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Subsection 3.2.5 In practice, MGS is more accurate

In theory, all Gram-Schmidt algorithms discussed in the previous sections are equivalent in the sense that they compute the exact same QR factorizations when exact arithmetic is employed. In practice, in the presense of round-off error, the orthonormal columns of \(Q \) computed by MGS are often "more orthonormal" than those computed by CGS. We will analyze how round-off error affects linear algebra computations in the second part of the ALAFF. For now you will investigate it with a classic example.

When storing real (or complex) valued numbers in a computer, a limited accuracy can be maintained, leading to round-off error when a number is stored and/or when computation with numbers is performed. Informally, the machine epsilon (also called the unit roundoff error) is defined as the largest positive number, \(\epsilon_{\rm mach} \text{,}\) such that the stored value of \(1 + \epsilon_{\rm mach} \) is rounded back to \(1 \text{.}\)

Now, let us consider a computer where the only error that is ever incurred is when

\begin{equation*} 1 + \epsilon_{\rm mach} \end{equation*}

is computed and rounded to \(1 \text{.}\)

Homework 3.2.5.1.

Let \(\epsilon = \sqrt{\epsilon_{\rm mach}} \) and consider the matrix

\begin{equation} A = \left( \begin{array}{c | c | c } 1 \amp 1 \amp 1 \\ \epsilon \amp 0 \amp 0 \\ 0 \amp \epsilon \amp 0 \\ 0 \amp 0 \amp \epsilon \end{array} \right) = \left( \begin{array}{c | c | c } a_0 \amp a_1 \amp a_2 \end{array} \right). \label{eqn-GSexample}\tag{3.2.3} \end{equation}

By hand, apply both the CGS and the MGS algorithms with this matrix, rounding \(1 + \epsilon_{\rm mach} \) to \(1\) whenever encountered in the calculation.

Upon completion, check whether the columns of \(Q\) that are computed are (approximately) orthonormal.

Solution

The complete calculation is given by

Click here to enlarge.

CGS yields the approximate matrix

\begin{equation*} Q \approx \left( \begin{array}{c | c | c } 1 \amp 0 \amp 0 \\ \epsilon \amp -\frac{\sqrt{2}}{2} \amp -\frac{\sqrt{2}}{2} \\ 0 \amp \frac{\sqrt{2}}{2} \amp 0 \\ 0 \amp 0 \amp \frac{\sqrt{2}}{2} \end{array} \right) \end{equation*}

while MGS yields

\begin{equation*} Q \approx \left( \begin{array}{c | c | c } 1 \amp 0 \amp 0 \\ \epsilon \amp -\frac{\sqrt{2}}{2} \amp -\frac{\sqrt{6}}{6} \\ 0 \amp \frac{\sqrt{2}}{2} \amp -\frac{\sqrt{6}}{6} \\ 0 \amp 0 \amp \frac{\sqrt{6}}{3} \end{array} \right) \end{equation*}

Clearly, they don't compute the same answer.

If we now ask the question "Are the columns of \(Q\) orthonormal?" we can check this by computing \(Q^H Q \text{,}\) which should equal \(I \text{,}\) the identity.

  • For CGS:

    \begin{equation*} \begin{array}{l} Q^H Q \\ ~~~=~~~~ \\ \left( \begin{array}{c | c | c } 1 \amp 0 \amp 0 \\ \epsilon \amp -\frac{\sqrt{2}}{2} \amp -\frac{\sqrt{2}}{2} \\ 0 \amp \frac{\sqrt{2}}{2} \amp 0 \\ 0 \amp 0 \amp \frac{\sqrt{2}}{2} \end{array} \right)^H \left( \begin{array}{c | c | c } 1 \amp 0 \amp 0 \\ \epsilon \amp -\frac{\sqrt{2}}{2} \amp -\frac{\sqrt{2}}{2} \\ 0 \amp \frac{\sqrt{2}}{2} \amp 0 \\ 0 \amp 0 \amp \frac{\sqrt{2}}{2} \end{array} \right) \\ ~~~=~~~~\\ \left( \begin{array}{c c c } 1+\epsilon_{\rm mach} \amp - \frac{\sqrt{2}}{2} \epsilon \amp - \frac{\sqrt{2}}{2} \epsilon \\ - \frac{\sqrt{2}}{2} \epsilon \amp 1 \amp \frac{1}{2} \\ - \frac{\sqrt{2}}{2} \epsilon \amp \frac{1}{2} \amp 1 \\ \end{array} \right) . \end{array} \end{equation*}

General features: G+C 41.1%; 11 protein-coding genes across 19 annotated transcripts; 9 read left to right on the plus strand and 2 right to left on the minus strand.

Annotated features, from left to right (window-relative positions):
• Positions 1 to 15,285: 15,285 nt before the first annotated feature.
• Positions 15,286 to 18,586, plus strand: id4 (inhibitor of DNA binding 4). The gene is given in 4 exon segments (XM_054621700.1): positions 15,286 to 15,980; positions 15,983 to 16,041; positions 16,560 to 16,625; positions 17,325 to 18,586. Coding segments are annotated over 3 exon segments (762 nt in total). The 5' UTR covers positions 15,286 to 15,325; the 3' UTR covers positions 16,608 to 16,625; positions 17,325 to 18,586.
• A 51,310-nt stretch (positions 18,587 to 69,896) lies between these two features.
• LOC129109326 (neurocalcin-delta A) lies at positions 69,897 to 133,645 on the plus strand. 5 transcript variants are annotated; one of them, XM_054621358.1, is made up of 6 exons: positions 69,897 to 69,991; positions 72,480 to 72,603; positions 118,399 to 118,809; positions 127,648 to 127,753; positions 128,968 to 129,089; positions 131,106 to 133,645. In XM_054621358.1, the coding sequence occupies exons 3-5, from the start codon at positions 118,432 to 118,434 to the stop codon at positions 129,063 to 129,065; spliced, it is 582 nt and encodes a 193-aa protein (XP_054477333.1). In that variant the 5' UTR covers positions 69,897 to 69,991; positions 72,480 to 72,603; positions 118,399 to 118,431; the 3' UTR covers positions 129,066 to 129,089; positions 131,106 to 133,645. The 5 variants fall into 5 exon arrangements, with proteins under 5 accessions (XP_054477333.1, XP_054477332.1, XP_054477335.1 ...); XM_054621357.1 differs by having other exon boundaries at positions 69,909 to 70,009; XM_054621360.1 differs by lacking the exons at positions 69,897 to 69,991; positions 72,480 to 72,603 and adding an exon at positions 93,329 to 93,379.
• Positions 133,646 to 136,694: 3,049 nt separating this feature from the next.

Clearly, the computed second and third columns of \(Q \) are not mutually orthonormal.

    What is going on? The answer lies with how \(a_2^\perp \) is computed in the last step \(a_2^\perp := a_2 - ( q_0^H a_2 ) q_0 - ( q_1^H a_2 ) q_1. \text{.}\) Now, \(q_0 \) has a relatively small error in it and hence \(q_0^H a_2 q_0 \) has a relatively small error in it. It is likely that a part of that error is in the direction of \(q_1 \text{.}\) Relative to \(q_0^H a_2 q_0 \text{,}\) that error in the direction of \(q_1 \) is small, but relative to \(a_2 - q_0^H a_2 q_0 \) it is not. The point is that then \(a_2 - q_0^H a_2 q_0 \) has a relatively large error in it in the direction of \(q_1 \text{.}\) Subtracting \(q_1^H a_2 q_1 \) does not fix this and since in the end \(a_2^\perp\) is small, it has a relatively large error in the direction of \(q_ 1 \text{.}\) This error is amplified when \(q_2 \) is computed by normalizing \(a_2^\perp \text{.}\)

  • For MGS:

    \begin{equation*} \begin{array}{l} Q^H Q \\ ~~~=~~~~ \\ \left( \begin{array}{c | c | c } 1 \amp 0 \amp 0 \\ \epsilon \amp -\frac{\sqrt{2}}{2} \amp -\frac{\sqrt{6}}{6} \\ 0 \amp \frac{\sqrt{2}}{2} \amp -\frac{\sqrt{6}}{6} \\ 0 \amp 0 \amp \frac{\sqrt{6}}{3} \end{array} \right)^H \left( \begin{array}{c | c | c } 1 \amp 0 \amp 0 \\ \epsilon \amp -\frac{\sqrt{2}}{2} \amp -\frac{\sqrt{6}}{6} \\ 0 \amp \frac{\sqrt{2}}{2} \amp -\frac{\sqrt{6}}{6} \\ 0 \amp 0 \amp \frac{\sqrt{6}}{3} \end{array} \right) \\ ~~~=~~~~\\ \left( \begin{array}{c c c } 1+\epsilon_{\rm mach} \amp - \frac{\sqrt{2}}{2} \epsilon \amp - \frac{\sqrt{6}}{6} \epsilon \\ - \frac{\sqrt{2}}{2} \epsilon \amp 1 \amp 0 \\ - \frac{\sqrt{6}}{6} \epsilon \amp 0 \amp 1 \\ \end{array} \right) . \end{array} \end{equation*}

    Why is the orthogonality better? Consider the computation of \(a_2^\perp := a_2 - ( q_0^H a_2 ) q_0 \text{:}\)

    \begin{equation*} a_2^\perp := a_2^\perp - q_1^H a_2^\perp q_1 = [ a_2 - ( q_0^H a_2 ) q_0 ] - ( q_1^H [ a_2 - ( q_0^H a_2 ) q_0 ] ) q_1. \end{equation*}

    This time, if \(a_2 - q_1^H a_2^\perp q_1 \) has an error in the direction of \(q_1 \text{,}\) this error is subtracted out when \(( q_1^H a_2^\perp) q_1 \) is subtracted from \(a_2^\perp \text{.}\) This explains the better orthogonality between the computed vectors \(q_1 \) and \(q_2 \text{.}\)

We have argued via an example that MGS is more accurate than CGS. A more thorough analysis is needed to explain why this is generally so.